Finally, two books we plan on reading back-to-back thanks to reviews submitted by shirleygirl1 and reader 2015:

Memory Man by David Baldacci (reviewed by shirleygirl1 this week, highlighted below, and kathy33 awhile back:)

David Baldacci is always good. This story is about a man who gets injured in football and now has the “gift” of memory. He remembers everything forever. One night he comes home and his wife, her brother and his daughter are all slaughtered. After hitting rock bottom of homelessness he is trying to come back into society when they have someone in custody that confesses to the crime. He knows this person is lying because he doesn’t ever remember meeting him, but yet the guy knows certain things that only the killer would know.

This book is very intriguing and suspenseful. Must read.

Still Alice by Lisa Genova (reviewed by reader2015):

When Dr. Alice Howland first starts forgetting things like words when giving a speech, she thinks it might be because of menopause. But when she gets lost jogging near her house, on a route she has taken many times, she knows something is seriously wrong and seeks medical help. Not quite fifty, she is totally unprepared for the diagnosis – early onset Alzheimer’s. As the disease progresses, Alice and her husband John learn everything they can about the disease and treatments, but Alzheimer’s quickly takes its toll.
STILL ALICE is a beautifully written, heartbreaking novel about the devastating effects of Early Onset Alzheimer Disease (EOAD). Genova’s choice of a young, 50 year old intelligent woman ( a reknown linguistics professor at Harvard) – shows that Alzheimer’s can strike anyone. The book is written from Alice’s viewpoint, but shows what EOAD does to her family (husband John, and their children – Anna, Tom, and Lydia) as they struggle with the changes in Alice. Genova’s description of the dementia progression over a relatively short period is frightening. In fact, Genova does such a good job that I forgot Alice was a fictional character. Well written, skillfully capturing Alice’s bewilderment, the book easily rates five stars. The reaction of Alice’s family as they deal not only with her having Alzheimer’s but the fact that her children may inherit the disease is very realistic. Quick read, emotional content, highest recommendation possible.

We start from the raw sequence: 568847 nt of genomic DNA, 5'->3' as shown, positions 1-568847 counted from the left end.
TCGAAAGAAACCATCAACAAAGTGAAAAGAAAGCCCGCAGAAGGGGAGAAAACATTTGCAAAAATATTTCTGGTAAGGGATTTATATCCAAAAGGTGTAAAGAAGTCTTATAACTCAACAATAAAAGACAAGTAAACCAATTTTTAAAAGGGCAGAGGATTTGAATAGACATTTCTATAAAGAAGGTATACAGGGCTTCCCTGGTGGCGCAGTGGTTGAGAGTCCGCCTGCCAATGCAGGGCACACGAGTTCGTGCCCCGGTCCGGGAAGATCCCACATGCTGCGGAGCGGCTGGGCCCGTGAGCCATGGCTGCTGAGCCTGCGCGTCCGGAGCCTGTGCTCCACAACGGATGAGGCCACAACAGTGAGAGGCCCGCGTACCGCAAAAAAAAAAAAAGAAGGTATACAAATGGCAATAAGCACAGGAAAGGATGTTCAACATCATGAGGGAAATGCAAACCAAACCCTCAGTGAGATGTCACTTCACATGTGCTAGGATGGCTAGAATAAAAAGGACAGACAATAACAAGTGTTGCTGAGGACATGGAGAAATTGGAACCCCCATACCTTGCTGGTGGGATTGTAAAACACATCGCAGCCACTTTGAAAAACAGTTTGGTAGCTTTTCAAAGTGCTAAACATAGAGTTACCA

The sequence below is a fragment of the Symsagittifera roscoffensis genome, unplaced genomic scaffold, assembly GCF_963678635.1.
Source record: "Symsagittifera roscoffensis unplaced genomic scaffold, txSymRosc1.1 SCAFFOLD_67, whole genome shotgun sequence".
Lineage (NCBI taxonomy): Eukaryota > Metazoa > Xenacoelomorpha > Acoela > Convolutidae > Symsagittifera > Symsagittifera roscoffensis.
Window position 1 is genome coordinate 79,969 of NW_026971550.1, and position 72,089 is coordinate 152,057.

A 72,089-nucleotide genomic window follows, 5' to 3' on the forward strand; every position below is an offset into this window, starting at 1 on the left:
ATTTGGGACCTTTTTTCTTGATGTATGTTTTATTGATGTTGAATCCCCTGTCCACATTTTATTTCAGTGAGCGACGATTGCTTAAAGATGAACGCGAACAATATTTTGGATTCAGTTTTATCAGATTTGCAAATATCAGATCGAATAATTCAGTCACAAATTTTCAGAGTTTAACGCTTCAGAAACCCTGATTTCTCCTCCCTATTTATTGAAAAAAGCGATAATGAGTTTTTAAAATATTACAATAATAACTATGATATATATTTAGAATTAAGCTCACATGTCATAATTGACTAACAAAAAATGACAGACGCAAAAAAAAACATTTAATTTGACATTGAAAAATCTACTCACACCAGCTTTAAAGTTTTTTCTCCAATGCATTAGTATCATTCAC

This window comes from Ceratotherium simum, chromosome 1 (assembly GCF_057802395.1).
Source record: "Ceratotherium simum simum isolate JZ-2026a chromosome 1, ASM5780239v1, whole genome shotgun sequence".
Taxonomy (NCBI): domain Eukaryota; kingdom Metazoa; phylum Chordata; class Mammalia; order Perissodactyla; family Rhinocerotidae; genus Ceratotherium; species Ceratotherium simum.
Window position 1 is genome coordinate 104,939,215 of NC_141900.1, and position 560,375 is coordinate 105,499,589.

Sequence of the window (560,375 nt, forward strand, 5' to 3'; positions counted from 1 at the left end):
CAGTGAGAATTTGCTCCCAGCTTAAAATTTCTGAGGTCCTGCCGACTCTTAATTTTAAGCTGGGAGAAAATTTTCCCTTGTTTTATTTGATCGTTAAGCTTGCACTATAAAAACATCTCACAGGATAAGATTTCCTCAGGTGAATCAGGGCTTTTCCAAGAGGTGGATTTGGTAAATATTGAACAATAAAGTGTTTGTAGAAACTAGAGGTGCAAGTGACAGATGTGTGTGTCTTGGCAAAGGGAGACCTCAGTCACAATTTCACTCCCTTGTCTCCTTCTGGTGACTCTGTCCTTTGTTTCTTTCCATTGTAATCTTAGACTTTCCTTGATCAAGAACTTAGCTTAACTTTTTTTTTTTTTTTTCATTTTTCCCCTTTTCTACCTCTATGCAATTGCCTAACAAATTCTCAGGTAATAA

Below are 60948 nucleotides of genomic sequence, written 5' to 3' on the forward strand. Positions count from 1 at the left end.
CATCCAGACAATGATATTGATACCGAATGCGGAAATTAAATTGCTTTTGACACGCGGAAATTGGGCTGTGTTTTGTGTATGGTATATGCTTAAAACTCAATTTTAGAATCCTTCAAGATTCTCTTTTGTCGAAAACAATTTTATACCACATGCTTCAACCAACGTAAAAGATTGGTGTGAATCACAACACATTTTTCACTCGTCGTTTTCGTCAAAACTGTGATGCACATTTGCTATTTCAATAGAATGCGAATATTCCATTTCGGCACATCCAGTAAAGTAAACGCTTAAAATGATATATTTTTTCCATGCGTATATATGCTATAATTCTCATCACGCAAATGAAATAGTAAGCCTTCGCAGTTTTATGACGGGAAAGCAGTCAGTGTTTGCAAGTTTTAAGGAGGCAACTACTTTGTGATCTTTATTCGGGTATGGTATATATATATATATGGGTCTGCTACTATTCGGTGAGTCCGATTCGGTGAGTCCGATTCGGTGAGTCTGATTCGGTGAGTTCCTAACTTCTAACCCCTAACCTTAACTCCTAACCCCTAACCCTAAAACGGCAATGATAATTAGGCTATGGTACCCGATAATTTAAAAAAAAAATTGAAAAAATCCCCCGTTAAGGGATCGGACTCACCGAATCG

A man who remembers everything forever and woman who is losing all memory. We wonder which condition would be the worse to suffer from? (Talk amongst yourselves.)

Until next week–Happy Reading!

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Our 2015 Week 4 Winner is…

Do-si-do, Fellow Readers, and welcome to Week 4 of this square dance we call summer reading. This week’s invitation to be our Special Guest Star was extended to Barbie, as in the doll—seeing as how books about her and her lifestyle have been quite popular this summer. Barbie blushed at the offer. (That’s a lie. She is, as the young people like to say, a big ol’ attention-ho.) She only agreed to participate, however, if we promised to (1) plug a few books about her on the blog this week and (2) change her title from “Special Guest Star” to “Reigning Queen of the Summer Reading Pageant.” So our Reigning Queen randomly crowned braerog90 as the first runner-up for her review of Forces Make Things Move by Kimberly Brubaker Bradley: